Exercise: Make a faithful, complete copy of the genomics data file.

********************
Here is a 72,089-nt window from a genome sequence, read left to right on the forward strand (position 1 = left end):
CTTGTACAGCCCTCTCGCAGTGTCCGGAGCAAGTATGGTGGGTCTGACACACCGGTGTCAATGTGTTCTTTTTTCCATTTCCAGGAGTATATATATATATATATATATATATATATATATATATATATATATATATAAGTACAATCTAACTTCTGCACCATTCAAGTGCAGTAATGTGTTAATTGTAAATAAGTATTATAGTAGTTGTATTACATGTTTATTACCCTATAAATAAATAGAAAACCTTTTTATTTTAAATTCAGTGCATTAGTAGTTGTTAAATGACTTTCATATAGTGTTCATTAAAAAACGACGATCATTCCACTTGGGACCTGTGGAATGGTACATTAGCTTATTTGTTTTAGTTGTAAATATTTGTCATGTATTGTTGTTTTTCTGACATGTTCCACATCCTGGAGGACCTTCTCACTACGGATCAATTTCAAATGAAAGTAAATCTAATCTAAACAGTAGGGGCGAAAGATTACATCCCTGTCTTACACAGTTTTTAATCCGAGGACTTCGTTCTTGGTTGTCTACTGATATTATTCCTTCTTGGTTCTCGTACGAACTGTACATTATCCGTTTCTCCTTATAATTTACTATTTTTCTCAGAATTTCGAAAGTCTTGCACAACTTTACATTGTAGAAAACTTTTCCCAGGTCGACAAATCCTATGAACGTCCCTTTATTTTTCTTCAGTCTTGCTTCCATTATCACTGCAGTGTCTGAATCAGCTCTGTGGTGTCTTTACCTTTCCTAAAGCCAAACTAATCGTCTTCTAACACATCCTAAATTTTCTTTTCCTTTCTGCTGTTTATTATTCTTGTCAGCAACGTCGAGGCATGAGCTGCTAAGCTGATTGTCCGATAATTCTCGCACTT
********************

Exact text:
Here is a 72,089-nt window from a genome sequence, read left to right on the forward strand (position 1 = left end):
CTTGTACAGCCCTCTCGCAGTGTCCGGAGCAAGTATGGTGGGTCTGACACACCGGTGTCAATGTGTTCTTTTTTCCATTTCCAGGAGTATATATATATATATATATATATATATATATATATATATATATATATATAAGTACAATCTAACTTCTGCACCATTCAAGTGCAGTAATGTGTTAATTGTAAATAAGTATTATAGTAGTTGTATTACATGTTTATTACCCTATAAATAAATAGAAAACCTTTTTATTTTAAATTCAGTGCATTAGTAGTTGTTAAATGACTTTCATATAGTGTTCATTAAAAAACGACGATCATTCCACTTGGGACCTGTGGAATGGTACATTAGCTTATTTGTTTTAGTTGTAAATATTTGTCATGTATTGTTGTTTTTCTGACATGTTCCACATCCTGGAGGACCTTCTCACTACGGATCAATTTCAAATGAAAGTAAATCTAATCTAAACAGTAGGGGCGAAAGATTACATCCCTGTCTTACACAGTTTTTAATCCGAGGACTTCGTTCTTGGTTGTCTACTGATATTATTCCTTCTTGGTTCTCGTACGAACTGTACATTATCCGTTTCTCCTTATAATTTACTATTTTTCTCAGAATTTCGAAAGTCTTGCACAACTTTACATTGTAGAAAACTTTTCCCAGGTCGACAAATCCTATGAACGTCCCTTTATTTTTCTTCAGTCTTGCTTCCATTATCACTGCAGTGTCTGAATCAGCTCTGTGGTGTCTTTACCTTTCCTAAAGCCAAACTAATCGTCTTCTAACACATCCTAAATTTTCTTTTCCTTTCTGCTGTTTATTATTCTTGTCAGCAACGTCGAGGCATGAGCTGCTAAGCTGATTGTCCGATAATTCTCGCACTT